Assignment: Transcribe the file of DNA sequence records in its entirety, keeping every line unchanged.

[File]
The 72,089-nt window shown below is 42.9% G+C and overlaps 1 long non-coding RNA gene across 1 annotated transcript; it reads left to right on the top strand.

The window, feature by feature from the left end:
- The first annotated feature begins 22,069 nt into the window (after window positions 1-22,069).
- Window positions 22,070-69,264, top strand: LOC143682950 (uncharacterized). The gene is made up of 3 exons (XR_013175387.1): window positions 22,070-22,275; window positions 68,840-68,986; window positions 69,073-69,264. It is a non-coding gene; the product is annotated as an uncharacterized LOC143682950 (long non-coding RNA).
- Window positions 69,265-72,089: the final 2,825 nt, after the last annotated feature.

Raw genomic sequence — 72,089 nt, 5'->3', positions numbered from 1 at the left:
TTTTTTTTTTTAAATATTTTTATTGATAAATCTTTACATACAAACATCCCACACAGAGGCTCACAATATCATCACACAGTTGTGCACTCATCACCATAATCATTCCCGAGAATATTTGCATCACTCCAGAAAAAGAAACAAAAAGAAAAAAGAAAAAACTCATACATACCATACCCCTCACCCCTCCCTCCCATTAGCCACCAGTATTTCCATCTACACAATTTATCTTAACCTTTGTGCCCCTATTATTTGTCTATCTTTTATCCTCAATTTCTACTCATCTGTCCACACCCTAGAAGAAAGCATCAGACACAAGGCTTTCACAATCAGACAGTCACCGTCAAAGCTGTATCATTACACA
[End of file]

The 72,089-nt window shown below is 42.9% G+C and overlaps 1 long non-coding RNA gene across 1 annotated transcript; it reads left to right on the top strand.

The window, feature by feature from the left end:
- The first annotated feature begins 22,069 nt into the window (after window positions 1-22,069).
- Window positions 22,070-69,264, top strand: LOC143682950 (uncharacterized). The gene is made up of 3 exons (XR_013175387.1): window positions 22,070-22,275; window positions 68,840-68,986; window positions 69,073-69,264. It is a non-coding gene; the product is annotated as an uncharacterized LOC143682950 (long non-coding RNA).
- Window positions 69,265-72,089: the final 2,825 nt, after the last annotated feature.

Raw genomic sequence — 72,089 nt, 5'->3', positions numbered from 1 at the left:
TTTTTTTTTTTAAATATTTTTATTGATAAATCTTTACATACAAACATCCCACACAGAGGCTCACAATATCATCACACAGTTGTGCACTCATCACCATAATCATTCCCGAGAATATTTGCATCACTCCAGAAAAAGAAACAAAAAGAAAAAAGAAAAAACTCATACATACCATACCCCTCACCCCTCCCTCCCATTAGCCACCAGTATTTCCATCTACACAATTTATCTTAACCTTTGTGCCCCTATTATTTGTCTATCTTTTATCCTCAATTTCTACTCATCTGTCCACACCCTAGAAGAAAGCATCAGACACAAGGCTTTCACAATCAGACAGTCACCGTCAAAGCTGTATCATTACACA